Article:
Contention 2: Jury Nullification, though intended to check the government, really hurts the defendant or plaintiff the most. Jury nullification means a hung jury, which equals a mistrial. This means that the case must be retried. Thus, the government will continue to try the case until someone doesn't nullify it. Considering the impact of retrials, and all the legal fees entailed, on the defendant and plaintiff, it is apparent that the weight of jury nullification falls much less on the government and much more on the defendant/plaintiff. So, since justice is "giving one what one deserves for one's moral actions," and jury nullification is motivated by immoral actions of the government, then it is not just, because it punishes the defendant and plaintiff, not the government. It's rather like saying, "It is unjust for that man to kick you. Therefore, I shall hit you with a baseball bat."
Now on to my opponent's case.
My opponent's essential argument is that, because justice is only the conceptual exclusion of the unjust. If justice is anything more than the conceptual exclusion of the unjust, then the Affirmative's case falls apart.
According to Merriam-Webster's' Dictionary, "justice" takes the following relevant meanings:
1 a : the maintenance or administration of what is just especially by the impartial adjustment of conflicting claims or the assignment of merited rewards or punishments c : the administration of law; especially : the establishment or determination of rights according to the rules of law or equity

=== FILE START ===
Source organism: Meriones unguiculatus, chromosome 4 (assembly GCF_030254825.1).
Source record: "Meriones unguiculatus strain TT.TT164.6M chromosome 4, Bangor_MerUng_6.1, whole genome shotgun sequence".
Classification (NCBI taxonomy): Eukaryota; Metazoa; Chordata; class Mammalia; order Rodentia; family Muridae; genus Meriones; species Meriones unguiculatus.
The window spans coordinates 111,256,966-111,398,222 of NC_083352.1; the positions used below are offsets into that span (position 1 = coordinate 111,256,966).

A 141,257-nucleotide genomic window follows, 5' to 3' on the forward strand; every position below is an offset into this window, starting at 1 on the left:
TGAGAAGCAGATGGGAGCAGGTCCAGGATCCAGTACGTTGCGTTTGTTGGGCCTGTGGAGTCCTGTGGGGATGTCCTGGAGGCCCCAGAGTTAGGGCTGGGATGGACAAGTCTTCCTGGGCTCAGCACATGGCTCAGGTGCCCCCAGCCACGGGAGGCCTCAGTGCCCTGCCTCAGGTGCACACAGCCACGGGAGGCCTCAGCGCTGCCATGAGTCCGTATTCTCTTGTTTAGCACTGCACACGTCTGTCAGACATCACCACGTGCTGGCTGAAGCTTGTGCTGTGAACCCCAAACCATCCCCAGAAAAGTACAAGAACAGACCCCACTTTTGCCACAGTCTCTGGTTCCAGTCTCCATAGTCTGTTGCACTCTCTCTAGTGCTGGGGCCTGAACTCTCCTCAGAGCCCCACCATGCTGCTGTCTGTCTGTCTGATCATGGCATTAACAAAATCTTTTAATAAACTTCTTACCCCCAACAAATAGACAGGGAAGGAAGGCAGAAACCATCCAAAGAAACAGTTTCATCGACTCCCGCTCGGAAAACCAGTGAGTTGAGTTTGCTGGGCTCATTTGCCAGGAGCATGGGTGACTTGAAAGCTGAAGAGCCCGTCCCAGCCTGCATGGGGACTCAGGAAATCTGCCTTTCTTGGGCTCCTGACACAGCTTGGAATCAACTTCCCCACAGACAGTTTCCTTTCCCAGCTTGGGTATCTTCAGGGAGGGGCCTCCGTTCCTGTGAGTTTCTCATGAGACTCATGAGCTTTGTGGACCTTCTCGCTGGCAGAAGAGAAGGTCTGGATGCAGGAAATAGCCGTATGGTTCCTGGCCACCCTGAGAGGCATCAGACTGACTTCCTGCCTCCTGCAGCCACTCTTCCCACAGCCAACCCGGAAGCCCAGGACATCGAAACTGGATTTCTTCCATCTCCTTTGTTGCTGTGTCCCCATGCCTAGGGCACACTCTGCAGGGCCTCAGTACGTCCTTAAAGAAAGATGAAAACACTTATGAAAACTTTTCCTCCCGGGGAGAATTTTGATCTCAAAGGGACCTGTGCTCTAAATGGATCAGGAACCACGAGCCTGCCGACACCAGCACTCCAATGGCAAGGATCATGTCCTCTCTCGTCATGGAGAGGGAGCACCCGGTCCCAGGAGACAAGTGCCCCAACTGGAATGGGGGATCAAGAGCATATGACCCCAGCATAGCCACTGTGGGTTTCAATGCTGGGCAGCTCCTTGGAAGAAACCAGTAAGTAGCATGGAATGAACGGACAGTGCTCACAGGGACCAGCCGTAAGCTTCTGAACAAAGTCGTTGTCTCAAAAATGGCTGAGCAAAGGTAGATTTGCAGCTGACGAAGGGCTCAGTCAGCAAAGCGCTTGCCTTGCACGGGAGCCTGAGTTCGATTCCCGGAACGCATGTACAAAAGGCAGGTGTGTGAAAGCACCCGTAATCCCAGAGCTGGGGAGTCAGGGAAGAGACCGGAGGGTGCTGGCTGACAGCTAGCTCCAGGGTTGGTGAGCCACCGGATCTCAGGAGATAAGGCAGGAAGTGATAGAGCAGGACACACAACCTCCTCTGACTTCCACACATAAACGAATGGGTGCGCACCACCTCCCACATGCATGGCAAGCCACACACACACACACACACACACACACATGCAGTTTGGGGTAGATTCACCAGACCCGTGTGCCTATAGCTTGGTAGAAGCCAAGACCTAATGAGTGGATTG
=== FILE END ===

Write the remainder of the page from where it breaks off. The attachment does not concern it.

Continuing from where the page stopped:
2 a : the quality of being just, impartial, or fair b (1) : the principle or ideal of just dealing or right action (2) : conformity to this principle or ideal : righteousness c : the quality of conforming to law
3 : conformity to truth, fact, or reason
I quote my opponent, "Because just is the adjective form of justice, the resolution is based in normative ideals of justice." This statement is key to my opponent's case, but he never supports this statement. There is a huge difference between "just check on government" and "normative ideals of justice." Unless my opponent can substantiate why the resolution necessitates "normative ideals of justice", his key and only argument falls.